Fig. 3. The figure shows cutouts from the results on (top to bottom) NancyChurch3, Rosette and NancyChurch1. HDR radiance maps courtesy of R. Mantiuk [9] and P. Debevec [19]. The figure shows from left to right [17], [20] and our method. One can see that the compared methods suffer from over-saturation, color artifacts and loss of detail. The results are best viewed on screen.

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Fig. 4. The result of running our algorithm 2 on a number of HDR images No parameters need to be set to produce the output. The results are best viewed on screen. HDR radiance maps courtesy of P. Debevec [19] and R. Mantiuk [9].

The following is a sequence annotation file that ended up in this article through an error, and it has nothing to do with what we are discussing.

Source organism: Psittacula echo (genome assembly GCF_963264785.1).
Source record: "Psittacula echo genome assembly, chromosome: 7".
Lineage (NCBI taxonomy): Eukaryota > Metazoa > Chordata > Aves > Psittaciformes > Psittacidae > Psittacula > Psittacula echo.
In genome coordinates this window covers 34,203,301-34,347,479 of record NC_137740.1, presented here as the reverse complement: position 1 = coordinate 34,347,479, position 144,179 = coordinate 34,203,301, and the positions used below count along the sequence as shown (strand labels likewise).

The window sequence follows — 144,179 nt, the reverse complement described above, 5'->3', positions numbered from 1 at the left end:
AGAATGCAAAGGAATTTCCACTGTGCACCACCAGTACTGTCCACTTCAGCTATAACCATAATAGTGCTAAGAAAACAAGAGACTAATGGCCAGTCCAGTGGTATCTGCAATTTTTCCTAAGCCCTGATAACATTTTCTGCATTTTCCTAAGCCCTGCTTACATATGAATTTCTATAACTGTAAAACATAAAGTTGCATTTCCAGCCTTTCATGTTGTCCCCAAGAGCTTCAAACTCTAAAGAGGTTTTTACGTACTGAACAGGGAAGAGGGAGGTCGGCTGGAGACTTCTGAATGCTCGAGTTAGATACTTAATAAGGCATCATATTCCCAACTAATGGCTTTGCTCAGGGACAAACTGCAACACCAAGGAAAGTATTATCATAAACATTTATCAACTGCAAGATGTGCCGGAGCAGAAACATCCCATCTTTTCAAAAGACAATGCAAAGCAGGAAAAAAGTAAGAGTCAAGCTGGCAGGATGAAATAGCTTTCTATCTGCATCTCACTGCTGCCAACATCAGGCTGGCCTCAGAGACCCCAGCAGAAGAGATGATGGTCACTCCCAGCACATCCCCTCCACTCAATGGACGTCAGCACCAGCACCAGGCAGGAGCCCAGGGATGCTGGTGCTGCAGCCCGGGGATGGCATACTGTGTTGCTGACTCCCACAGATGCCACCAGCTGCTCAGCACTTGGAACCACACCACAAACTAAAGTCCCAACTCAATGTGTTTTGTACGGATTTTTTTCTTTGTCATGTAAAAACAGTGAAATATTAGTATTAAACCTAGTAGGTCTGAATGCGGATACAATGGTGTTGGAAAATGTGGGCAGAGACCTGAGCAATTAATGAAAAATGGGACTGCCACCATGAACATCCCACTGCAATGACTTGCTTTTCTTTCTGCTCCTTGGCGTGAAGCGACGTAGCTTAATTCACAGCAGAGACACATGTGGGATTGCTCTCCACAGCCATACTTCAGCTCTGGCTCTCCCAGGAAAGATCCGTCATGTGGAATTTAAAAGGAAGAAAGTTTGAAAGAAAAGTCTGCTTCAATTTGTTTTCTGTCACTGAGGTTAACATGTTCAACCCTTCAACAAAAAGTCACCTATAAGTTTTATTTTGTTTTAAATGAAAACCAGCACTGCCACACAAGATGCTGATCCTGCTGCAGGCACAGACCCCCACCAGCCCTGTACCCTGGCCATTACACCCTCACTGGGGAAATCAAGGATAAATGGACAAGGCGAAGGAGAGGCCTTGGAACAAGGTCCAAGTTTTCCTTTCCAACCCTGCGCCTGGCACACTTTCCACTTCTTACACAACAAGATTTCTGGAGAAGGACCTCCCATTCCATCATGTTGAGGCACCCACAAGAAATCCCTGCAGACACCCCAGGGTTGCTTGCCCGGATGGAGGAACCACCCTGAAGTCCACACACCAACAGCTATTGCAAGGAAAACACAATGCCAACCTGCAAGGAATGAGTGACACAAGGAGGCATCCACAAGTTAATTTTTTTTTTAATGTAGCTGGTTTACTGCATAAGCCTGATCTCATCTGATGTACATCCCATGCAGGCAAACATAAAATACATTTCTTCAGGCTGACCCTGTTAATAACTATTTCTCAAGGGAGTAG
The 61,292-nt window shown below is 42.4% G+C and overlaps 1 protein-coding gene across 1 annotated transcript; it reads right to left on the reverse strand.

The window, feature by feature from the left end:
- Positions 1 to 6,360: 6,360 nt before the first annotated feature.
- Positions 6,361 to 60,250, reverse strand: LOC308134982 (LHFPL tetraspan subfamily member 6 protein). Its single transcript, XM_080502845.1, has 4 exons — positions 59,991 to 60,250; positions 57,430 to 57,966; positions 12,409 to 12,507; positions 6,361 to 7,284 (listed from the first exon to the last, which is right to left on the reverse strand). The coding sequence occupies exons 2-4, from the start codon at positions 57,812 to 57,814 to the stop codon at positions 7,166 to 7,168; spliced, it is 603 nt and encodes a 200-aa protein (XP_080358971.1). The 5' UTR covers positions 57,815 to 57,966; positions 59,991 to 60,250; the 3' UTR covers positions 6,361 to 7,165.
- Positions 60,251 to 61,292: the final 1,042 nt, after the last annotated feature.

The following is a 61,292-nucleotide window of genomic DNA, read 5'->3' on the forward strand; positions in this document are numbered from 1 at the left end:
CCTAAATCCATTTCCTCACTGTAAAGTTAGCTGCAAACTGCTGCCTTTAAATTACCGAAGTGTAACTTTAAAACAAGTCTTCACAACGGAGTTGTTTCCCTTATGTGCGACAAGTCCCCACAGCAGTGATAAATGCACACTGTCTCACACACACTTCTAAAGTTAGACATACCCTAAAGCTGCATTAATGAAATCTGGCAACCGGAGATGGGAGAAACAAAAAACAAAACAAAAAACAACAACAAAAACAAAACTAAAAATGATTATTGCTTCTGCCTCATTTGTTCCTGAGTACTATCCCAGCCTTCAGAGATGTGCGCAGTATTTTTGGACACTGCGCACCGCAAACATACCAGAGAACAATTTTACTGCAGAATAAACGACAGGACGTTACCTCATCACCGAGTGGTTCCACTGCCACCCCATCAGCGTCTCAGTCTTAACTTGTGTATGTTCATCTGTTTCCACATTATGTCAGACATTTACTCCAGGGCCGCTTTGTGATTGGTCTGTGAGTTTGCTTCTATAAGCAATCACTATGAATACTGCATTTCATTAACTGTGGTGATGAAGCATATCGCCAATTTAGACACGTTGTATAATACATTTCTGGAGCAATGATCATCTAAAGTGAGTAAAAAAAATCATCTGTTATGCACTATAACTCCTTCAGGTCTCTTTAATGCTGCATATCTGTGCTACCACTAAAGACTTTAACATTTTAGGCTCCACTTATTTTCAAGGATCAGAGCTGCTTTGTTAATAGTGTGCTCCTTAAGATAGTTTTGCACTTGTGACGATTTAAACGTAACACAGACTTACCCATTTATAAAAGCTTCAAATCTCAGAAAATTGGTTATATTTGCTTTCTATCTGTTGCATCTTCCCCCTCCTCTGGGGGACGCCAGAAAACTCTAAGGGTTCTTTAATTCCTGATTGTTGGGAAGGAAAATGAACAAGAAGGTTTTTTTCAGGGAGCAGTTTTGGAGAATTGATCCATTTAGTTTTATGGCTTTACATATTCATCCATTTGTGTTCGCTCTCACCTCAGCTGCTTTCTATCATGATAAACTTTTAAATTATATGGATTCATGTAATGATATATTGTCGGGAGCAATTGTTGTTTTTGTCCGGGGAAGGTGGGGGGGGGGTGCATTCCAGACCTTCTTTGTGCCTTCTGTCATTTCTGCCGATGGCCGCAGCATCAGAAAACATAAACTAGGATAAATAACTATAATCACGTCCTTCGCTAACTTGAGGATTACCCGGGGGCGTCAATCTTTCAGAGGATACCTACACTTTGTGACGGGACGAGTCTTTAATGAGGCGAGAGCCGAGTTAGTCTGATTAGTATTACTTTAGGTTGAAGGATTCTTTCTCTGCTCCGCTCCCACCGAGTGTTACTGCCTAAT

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7. Durand, F., Dorsey, J.: Fast bilateral filtering for the display of high-dynamic-range images. ACM Transactions on Graphics (TOG) 21(3), 257–266 (2002) 8. Grossberg, M.D., Nayar, S.K.: High dynamic range from multiple images: Which exposures to combine. In: Proc. ICCV Workshop on Color and Photometric Methods in Computer Vision (CPMCV), Nice, France (2003) 9. http://pfstools.sourceforge.net/hdr gallery.html, accessed: 2014-09-01 ´ Algorithm design. Addison-Wesley (2005) 10. Kleinberg, J., Tardos, E.: 11. Larson, G.W., Rushmeier, H., Piatko, C.: A visibility matching tone reproduction operator for high dynamic range scenes. IEEE Transactions on Visualization and Computer Graphics 3(4), 291–306 (1997) 12. Lee, J.W., Park, R.H., Chang, S.: Local tone mapping using the k-means algorithm and automatic gamma setting. Consumer Electronics, IEEE Transactions on 57(1), 209–217 (2011) 13. Lloyd, S.: Least squares quantization in pcm. IEEE Transactions on Information Theory 28(2), 129–137 (1982) 14. http://qtpfsgui.sourceforge.net, accessed: 2014-09-01 15. Mahajan, M., Nimbhorkar, P., Varadarajan, K.: The planar k-means problem is nphard. In: WALCOM: Algorithms and Computation, pp. 274–285. Springer (2009) 16. Malm, H., Oskarsson, M., Warrant, E., Clarberg, P., Hasselgren, J., Lejdfors, C.: Adaptive enhancement and noise reduction in very low light-level video. In: Computer Vision, 2007. ICCV 2007. IEEE 11th International Conference on. pp. 1–8. IEEE (2007) 17. Mantiuk, R., Daly, S., Kerofsky, L.: Display adaptive tone mapping. ACM Transactions on Graphics (TOG) 27(3), 68:1–68:10 (2008) 18. Mantiuk, R., Myszkowski, K., Seidel, H.P.: A perceptual framework for contrast processing of high dynamic range images. ACM Transactions on Applied Perception (TAP) 3(3), 286–308 (2006) 19. http://www.pauldebevec.com/Research/HDR, accessed: 2014-10-01 20. Reinhard, E., Stark, M., Shirley, P., Ferwerda, J.: Photographic tone reproduction for digital images. ACM Transactions on Graphics (TOG) 21(3), 267–276 (2002) 21. Robertson, M.A., Borman, S., Stevenson, R.L.: Dynamic range improvement through multiple exposures. In: Proceedings International Conference on Image Processing, ICIP 99, Kobe, Japan. vol. 3, pp. 159–163. IEEE (1999) 22. Scheunders, P.: A comparison of clustering algorithms applied to color image quantization. Pattern Recognition Letters 18(11), 1379–1384 (1997) 23. Scheunders, P.: A genetic c-means clustering algorithm applied to color image quantization. Pattern Recognition 30(6), 859–866 (1997) 24. Steinley, D.: K-means clustering: a half-century synthesis. British Journal of Mathematical and Statistical Psychology 59(1), 1–34 (2006) 25. Tumblin, J., Rushmeier, H.: Tone reproduction for realistic images. Computer Graphics and Applications, IEEE 13(6), 42–48 (1993) 26. Wang, H., Song, M.: Ckmeans. 1d. dp: optimal k-means clustering in one dimension by dynamic programming. The R Journal 3(2), 29–33 (2011) 27. Ward, G.: A contrast-based scalefactor for luminance display. Graphics gems IV pp. 415–421 (1994) 28. Warrant, E., Oskarsson, M., Malm, H.: The remarkable visual abilities of nocturnal insects: Neural principles and bioinspired night-vision algorithms. Proceedings of the IEEE 102(10), 1411–1426 (2014) 29. Wilkie, K., Devlin, A., Chalmers, A., Purgathofer, W.: Tone reproduction and physically based spectral rendering. Eurographics 2002: State of the Art Reports pp. 101–123 (2002)